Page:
How could this medical and social disaster ever be allowed to happen? If authorities had told me that Ontario, just one Canadian province, was treating 400 addicts in methadone clinics, I’d believe them. But, the actual number is 42,000. But how many of these addicts need methadone? And what is the solution for this madness?
Dr. Theodore Dalrymple, is not an arm-chair commentator on addiction. Rather, he’s an internationally renowned expert, a British psychiatrist, and prison doctor who has treated thousands of addicts over years.
In his book, “Romancing Opiates”, he writes that heroin is not as highly addictive as claimed, and withdrawal not as difficult as treating an alcoholic. He claims, “It’s a myth that treating the heroin addiction “cold turkey” causes withdrawal symptoms that are virtually unbearable.”
He adds that, after witnessing withdrawal symptoms in thousands of patients, “they are hardly worse than the flu. Moreover, the sudden withdrawal of heroin is not dangerous.”
To prove his point Dalrymple reports that researchers examined the records of thousands of addicts between 1875 and 1968 who had been taken off heroin. They did not find a single death from withdrawal symptoms.
Dalrymple makes another poignant observation. He has observed addicts laughing and having a great time in his waiting room. But once inside his consulting office they acted as if they’re “in extremis.” And when he points out this abrupt change in health, they have admitted they were “Blagging.”
He cites another experiment that shows how addiction is largely a myth. Morphine addicts, who believed they were being given morphine, but had only received water, reported their withdrawal symptoms had disappeared!
Dalrymple claims that the use of methadone has had a low success rate. The result is that addicts end up being treated indefinitely with medication at great cost to society. And he says doctors have a long history of treating trivial conditions dangerously with drugs such as methadone.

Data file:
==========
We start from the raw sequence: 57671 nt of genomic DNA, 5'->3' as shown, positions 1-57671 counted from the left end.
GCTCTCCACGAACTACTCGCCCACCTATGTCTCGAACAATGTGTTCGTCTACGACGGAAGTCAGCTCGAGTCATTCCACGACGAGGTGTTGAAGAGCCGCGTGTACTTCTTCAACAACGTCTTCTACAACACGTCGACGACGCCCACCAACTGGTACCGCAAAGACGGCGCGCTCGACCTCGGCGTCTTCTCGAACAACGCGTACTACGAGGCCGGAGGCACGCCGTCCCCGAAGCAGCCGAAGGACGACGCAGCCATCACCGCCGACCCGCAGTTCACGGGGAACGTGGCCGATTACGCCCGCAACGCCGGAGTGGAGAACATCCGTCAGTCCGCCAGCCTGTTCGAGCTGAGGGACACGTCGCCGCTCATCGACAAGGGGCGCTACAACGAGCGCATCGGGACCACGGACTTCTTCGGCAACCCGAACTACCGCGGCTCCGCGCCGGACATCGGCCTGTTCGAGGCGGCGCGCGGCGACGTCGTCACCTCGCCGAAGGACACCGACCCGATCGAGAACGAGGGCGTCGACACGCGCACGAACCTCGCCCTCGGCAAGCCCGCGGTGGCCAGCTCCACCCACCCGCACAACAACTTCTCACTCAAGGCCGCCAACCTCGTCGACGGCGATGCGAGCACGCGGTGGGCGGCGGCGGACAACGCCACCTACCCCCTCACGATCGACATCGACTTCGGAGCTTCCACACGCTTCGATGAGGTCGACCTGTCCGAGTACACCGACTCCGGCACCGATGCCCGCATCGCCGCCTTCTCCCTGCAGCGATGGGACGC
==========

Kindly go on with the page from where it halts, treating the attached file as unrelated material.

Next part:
This prison expert says there is nothing an addict likes more than to continue his personal way of life and place the weight of responsibility for his situation somewhere other than on his own decisions.
So Dalrymple contends that a useless medical bureaucracy has been established to deal with addicts. After all, why would doctors and staff want this merry-go-round to end when it’s become financially lucrative? In effect, he says, doctors and administrators need the addicts more than the addicts need them!
I couldn’t agree more that North America has followed an asinine approach to heroin addiction that’s causing major public health problems for this country. Years ago, I interviewed Singapore authorities about how they had attacked the illegal use of drugs. They accused North Americans of being “irresponsibly permissive.” This message was dispensed on my flight even before landing. A handout card to passengers read, “Death to drug dealers.”
Singapore authorities told me that the illegal use of heroin had been rampart in the country, and destroying young lives. Prime Minister Lee Kuan Yew decided to stop this trend. He realized you should never show your teeth unless you’re prepared to bite. Criminals quickly got his message when drug dealers were hanged.
I recently read that Alberta has a rat patrol and has been rat-free for 65 years. The Albertan policy is to take no prisoners. What a shame North America doesn’t use the same approach for humans. I’m referring to human rats that pedal illegal drugs which trigger health problems, misery and crime at a huge cost to society.
Congratulations to Dr. Dalrymple his research. So I believe he would agree that the majority of addicts would be quickly cured by sending them to northern Canada to chop wood. They would be happy to return south without the methadone. As Aristotle remarked two thousand years ago, “punishment is a form of medicine”.
I’m sure this column will be criticized by do-gooders that it’s a mortal sin to to deny methadone to addicts. But I believe health care dollars could be better utilized. I appreciate hearing what you think and will report comments in a future column.